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A Peaceful Paddle at “Graves End”

This landing is located on the upper part of Grays Inn Creek. The creek was historically important for housing a major shipyard that built wooden ships for various uses throughout the Chesapeake and beyond.  While smaller vessels delivered agricultural exports from Kent County to other ports in the colonies, larger vessels were used to transport tobacco and other products to England and the Caribbean. The name of the creek might also suggest an inn of historical importance located in this area. But some historians believe the creek got its name not from a popular inn, but rather the blending of the words “Graves End”, the name of an historical cape in England.

Whether Grays Inn or Graves End, the creek is easily explored in either direction. Heading upstream just over one mile will take paddlers to the head of the creek, while the creek meanders downstream for 2.6 miles from the landing to where the mouth meets the Chester River.  It may be of interest to note that Grays Inn can have excellent crabbing in the spring and fall seasons, making this a busy launch site for recreational crabbers.

Things to Know

The landing at Grays Inn Creek is one mile from the head of the creek upstream. Downstream, paddlers will travel 2.6 miles before reaching the mouth of the creek and the Chester River. This route is more exposed but offers a longer itinerary for those who have more time.

Navigational Hazards

This landing is well-protected and features only moderate tidal currents. Those who venture to the lower Chester River a few miles downstream will be more exposed to wind and the tides. Novice paddlers should stay in the creek, and only intermediate shoul

Water Safety

Remember: safe use of rivers and any designated trails, at any time, is your responsibility! Water trail maps are for informational and interpretive purposes only and are not meant for navigational purposes, nor do they take into account level of skills or ability required to navigate rivers. The National Park Service, Chesapeake Conservancy and/or the individual trail associations assume no responsibility or liability for any injury or loss resulting directly or indirectly from the use of water trails, maps or other printed or web-based materials. Learn more about water safety.

Marine Forecast

We STRONGLY suggested that you review the marine forecast ahead of heading out for a paddling trip. To review the forecast for this paddle trip, visit:

Emergency Information

Launch site address:
End of Grays Inn Landing Road
Rock Hall, MD 21661

Nearest hospitals:
UM Shore Medical Center at Chestertown
100 Brown St
Chestertown, MD 21620
(410) 778-3300

Chester River Hospital Center
6602 Church Hill Rd #300
Chestertown, MD 21620
(410) 778-3300

Parking & Shuttles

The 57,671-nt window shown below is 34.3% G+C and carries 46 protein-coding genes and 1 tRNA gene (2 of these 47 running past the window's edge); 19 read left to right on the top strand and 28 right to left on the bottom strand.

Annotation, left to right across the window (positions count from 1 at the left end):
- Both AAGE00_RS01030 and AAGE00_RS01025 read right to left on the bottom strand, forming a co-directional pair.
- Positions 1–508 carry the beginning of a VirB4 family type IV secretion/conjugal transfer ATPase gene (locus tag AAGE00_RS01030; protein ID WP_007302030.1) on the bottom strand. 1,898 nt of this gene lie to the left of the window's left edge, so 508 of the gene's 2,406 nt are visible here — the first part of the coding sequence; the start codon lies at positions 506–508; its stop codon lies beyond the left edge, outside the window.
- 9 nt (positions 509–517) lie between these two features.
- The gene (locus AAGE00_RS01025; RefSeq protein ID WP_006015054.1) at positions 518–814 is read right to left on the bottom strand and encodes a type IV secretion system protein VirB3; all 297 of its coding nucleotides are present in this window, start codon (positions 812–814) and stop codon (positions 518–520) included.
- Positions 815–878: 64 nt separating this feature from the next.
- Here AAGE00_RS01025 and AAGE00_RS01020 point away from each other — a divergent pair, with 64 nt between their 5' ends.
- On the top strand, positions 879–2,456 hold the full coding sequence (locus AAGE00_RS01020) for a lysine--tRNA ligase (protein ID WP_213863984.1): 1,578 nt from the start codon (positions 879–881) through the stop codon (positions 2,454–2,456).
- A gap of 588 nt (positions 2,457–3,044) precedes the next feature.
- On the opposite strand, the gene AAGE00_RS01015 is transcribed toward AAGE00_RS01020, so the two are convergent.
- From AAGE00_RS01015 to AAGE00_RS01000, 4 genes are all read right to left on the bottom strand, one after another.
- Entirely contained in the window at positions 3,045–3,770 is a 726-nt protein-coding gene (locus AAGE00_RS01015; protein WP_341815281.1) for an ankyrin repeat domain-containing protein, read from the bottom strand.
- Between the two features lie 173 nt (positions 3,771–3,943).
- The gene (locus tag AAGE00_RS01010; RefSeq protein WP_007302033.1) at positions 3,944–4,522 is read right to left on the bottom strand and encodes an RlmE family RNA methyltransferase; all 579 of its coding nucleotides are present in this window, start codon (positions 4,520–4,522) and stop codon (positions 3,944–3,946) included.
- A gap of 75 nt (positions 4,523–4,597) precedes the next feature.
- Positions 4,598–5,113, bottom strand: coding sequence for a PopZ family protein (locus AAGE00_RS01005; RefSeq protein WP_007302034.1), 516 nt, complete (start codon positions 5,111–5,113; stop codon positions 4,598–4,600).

Side of the road parking for up to 12 vehicles, gravel, 5 am - 10 pm




  • ALWAYS wear a properly secured personal flotation device (PFD) when participating in paddlesport activities. Make sure that your PFD has a readily accessible safety whistle.
  • Bring a paddle float and water pump for self rescue.
  • A spray skirt is recommended for cold/foul weather.
  • Wear appropriate protective clothing that shields you from the sun (sunglasses, sunblock, hat, and a long-sleeved shirt that can get wet) and is safe to swim in. Water shoes with closed toes will protect you from abrasive hazards at launch areas that can cut your feet.
  • Bring water in bottles than can be secured to your craft. Bring more water than you think you’ll need and drink regularly throughout your journey.


Camping & Amenities

This site is for soft launch only; there is a dirt ramp that is suitable for vessels launched by hand.

There are no camping facilities on site.

Trail History

Before the Civil War, the farmlands of Kent and Queen Anne’s Counties began to be known for their bounty of corn, wheat, and fruit. The introduction of the railroads to these areas opened them up for shipping to other counties in Maryland and beyond, which bolstered the economy of these places greatly. This growth was also accelerated by technological improvements in farm machinery. Shipbuilders in the 18th century enhanced trade by building small boats for local transportation, in addition to larger-masted vessels for trade internationally. Eventually the great steamboats of the early 20th century allowed for increased trade and tourism, bringing products and people to and from the eastern shore. Though the eastern shore is largely characterized by wide open spaces and vast farmlands, advancements and innovations in transportation have allowed for the spread of products, a boost to the economy, and the movement of people to these less-habited shores.